What is it?
The 316bhp 2.0-litre motor, seven-speed DSG gearbox, go-faster interior and, yes, the same effective R-Performance Torque Vectoring driveline: all transferred to something roughly 200kg heavier and whose centre-of-gravity is quite a bit higher than the machine it was originally intended for.
You can even have a titanium Akrapovic exhaust, to go with the standard-fit 21in wheels, just to remove any doubt that this particular Tiguan is quite a different proposition to its pragmatic rangemates, and a fully fledged R product. But even if you don't have any extras, it's fair to say this car is still the most ambitious Volkswagen SUV since the R50 Touareg of 2008 – the extra-butch one with the 5.0-litre V10 twin-turbo diesel.
As for price, the Tiguan R costs around £46,000, and so in like-for-like specification, is £6000 or so more for it than its Golf R cousin. Yes, the R is quite expensive relative to the broader Tiguan range, which starts at less than £25,000. However, £46,000 is still less than you would pay for the entry-level, 242bhp Porsche Macan, which might well be the benchmark in this particular niche but is comfortably outperformed by the Volkswagen on paper, and isn't so generously equipped as standard.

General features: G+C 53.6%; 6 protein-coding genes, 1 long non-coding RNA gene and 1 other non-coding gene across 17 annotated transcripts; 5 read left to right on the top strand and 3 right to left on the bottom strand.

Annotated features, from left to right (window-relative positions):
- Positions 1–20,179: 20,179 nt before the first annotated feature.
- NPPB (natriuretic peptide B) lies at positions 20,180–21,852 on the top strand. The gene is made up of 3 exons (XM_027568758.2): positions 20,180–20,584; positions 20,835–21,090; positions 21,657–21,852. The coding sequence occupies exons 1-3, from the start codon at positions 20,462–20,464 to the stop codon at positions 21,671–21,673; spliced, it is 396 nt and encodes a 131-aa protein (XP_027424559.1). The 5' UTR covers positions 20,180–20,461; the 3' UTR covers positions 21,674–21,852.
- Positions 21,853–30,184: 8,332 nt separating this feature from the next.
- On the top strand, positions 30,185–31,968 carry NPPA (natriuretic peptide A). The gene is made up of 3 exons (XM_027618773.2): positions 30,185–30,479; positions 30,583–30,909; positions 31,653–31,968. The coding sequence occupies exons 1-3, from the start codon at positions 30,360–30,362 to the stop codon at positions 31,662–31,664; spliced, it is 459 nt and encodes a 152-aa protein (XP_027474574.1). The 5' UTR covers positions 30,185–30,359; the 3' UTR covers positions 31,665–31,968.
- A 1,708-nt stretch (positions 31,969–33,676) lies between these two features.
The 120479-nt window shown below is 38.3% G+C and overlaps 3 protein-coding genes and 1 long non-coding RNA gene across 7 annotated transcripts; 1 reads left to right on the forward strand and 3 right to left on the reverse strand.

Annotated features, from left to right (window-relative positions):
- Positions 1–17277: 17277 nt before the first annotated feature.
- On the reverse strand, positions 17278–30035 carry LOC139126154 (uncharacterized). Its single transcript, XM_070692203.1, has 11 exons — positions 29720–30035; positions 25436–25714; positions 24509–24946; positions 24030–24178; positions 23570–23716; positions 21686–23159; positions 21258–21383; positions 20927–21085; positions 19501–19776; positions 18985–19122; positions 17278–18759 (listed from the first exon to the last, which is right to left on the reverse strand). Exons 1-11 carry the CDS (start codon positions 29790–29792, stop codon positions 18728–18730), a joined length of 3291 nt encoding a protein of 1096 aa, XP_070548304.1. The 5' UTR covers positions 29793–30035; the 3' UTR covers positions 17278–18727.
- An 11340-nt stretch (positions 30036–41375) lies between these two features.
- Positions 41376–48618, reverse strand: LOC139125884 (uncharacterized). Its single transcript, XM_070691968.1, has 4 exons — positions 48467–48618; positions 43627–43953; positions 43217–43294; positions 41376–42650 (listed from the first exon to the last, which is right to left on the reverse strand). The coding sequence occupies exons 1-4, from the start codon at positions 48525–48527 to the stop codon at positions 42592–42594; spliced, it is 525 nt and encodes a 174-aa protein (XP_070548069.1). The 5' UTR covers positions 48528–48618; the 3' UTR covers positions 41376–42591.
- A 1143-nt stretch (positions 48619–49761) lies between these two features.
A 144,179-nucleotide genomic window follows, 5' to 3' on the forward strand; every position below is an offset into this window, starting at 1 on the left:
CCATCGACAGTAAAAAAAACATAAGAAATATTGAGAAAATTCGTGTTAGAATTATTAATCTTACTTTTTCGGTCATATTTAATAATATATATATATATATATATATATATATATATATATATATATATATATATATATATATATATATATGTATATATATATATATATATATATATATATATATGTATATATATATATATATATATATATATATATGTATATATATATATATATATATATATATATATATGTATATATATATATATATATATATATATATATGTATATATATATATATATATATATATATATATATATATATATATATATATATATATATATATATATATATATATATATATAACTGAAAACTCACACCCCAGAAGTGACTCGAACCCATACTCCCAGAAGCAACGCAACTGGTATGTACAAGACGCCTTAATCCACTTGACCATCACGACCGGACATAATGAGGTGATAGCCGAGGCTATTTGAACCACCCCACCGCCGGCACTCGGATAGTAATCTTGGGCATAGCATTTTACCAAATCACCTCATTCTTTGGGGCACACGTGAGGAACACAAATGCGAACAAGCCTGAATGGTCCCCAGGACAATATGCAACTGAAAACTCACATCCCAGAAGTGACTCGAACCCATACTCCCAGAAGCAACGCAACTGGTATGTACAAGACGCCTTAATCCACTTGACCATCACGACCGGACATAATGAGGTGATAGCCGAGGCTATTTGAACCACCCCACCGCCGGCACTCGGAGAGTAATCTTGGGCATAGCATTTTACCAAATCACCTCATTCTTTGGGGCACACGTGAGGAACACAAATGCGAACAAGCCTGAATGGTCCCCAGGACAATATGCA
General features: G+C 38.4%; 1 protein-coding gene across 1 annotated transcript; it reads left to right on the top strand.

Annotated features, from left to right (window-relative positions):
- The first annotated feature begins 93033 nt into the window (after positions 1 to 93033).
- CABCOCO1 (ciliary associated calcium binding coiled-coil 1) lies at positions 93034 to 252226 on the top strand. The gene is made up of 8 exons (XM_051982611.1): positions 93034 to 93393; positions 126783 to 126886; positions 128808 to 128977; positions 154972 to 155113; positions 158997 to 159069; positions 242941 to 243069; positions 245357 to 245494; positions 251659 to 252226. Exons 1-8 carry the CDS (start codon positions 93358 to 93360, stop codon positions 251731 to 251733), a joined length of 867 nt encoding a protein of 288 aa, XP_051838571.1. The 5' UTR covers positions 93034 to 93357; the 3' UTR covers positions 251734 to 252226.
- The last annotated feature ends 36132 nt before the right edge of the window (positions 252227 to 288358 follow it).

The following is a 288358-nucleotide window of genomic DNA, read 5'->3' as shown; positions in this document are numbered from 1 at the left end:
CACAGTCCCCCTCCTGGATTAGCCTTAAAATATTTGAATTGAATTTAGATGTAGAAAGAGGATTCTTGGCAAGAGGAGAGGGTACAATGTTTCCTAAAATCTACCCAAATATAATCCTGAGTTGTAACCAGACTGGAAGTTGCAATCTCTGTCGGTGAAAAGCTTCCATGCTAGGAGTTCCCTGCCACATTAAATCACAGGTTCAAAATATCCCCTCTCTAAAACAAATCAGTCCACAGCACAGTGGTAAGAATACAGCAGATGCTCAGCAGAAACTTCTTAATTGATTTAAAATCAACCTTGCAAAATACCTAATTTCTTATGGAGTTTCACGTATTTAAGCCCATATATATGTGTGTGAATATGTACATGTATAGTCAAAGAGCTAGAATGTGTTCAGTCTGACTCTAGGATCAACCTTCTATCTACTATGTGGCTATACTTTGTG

That the Tiguan R can, with the help of a launch-control programme, fire itself to 62mph in less than five seconds also makes it quicker than the new Mercedes-AMG GLB 35 – probably its closest rival in character and concept, along with the BMW X2 M35i. The outlier in this clique is Audi’s RS Q3, which with five cylinders and 396bhp is considerably more exotic than the VW, but also costs more than £53,000 even in basic form.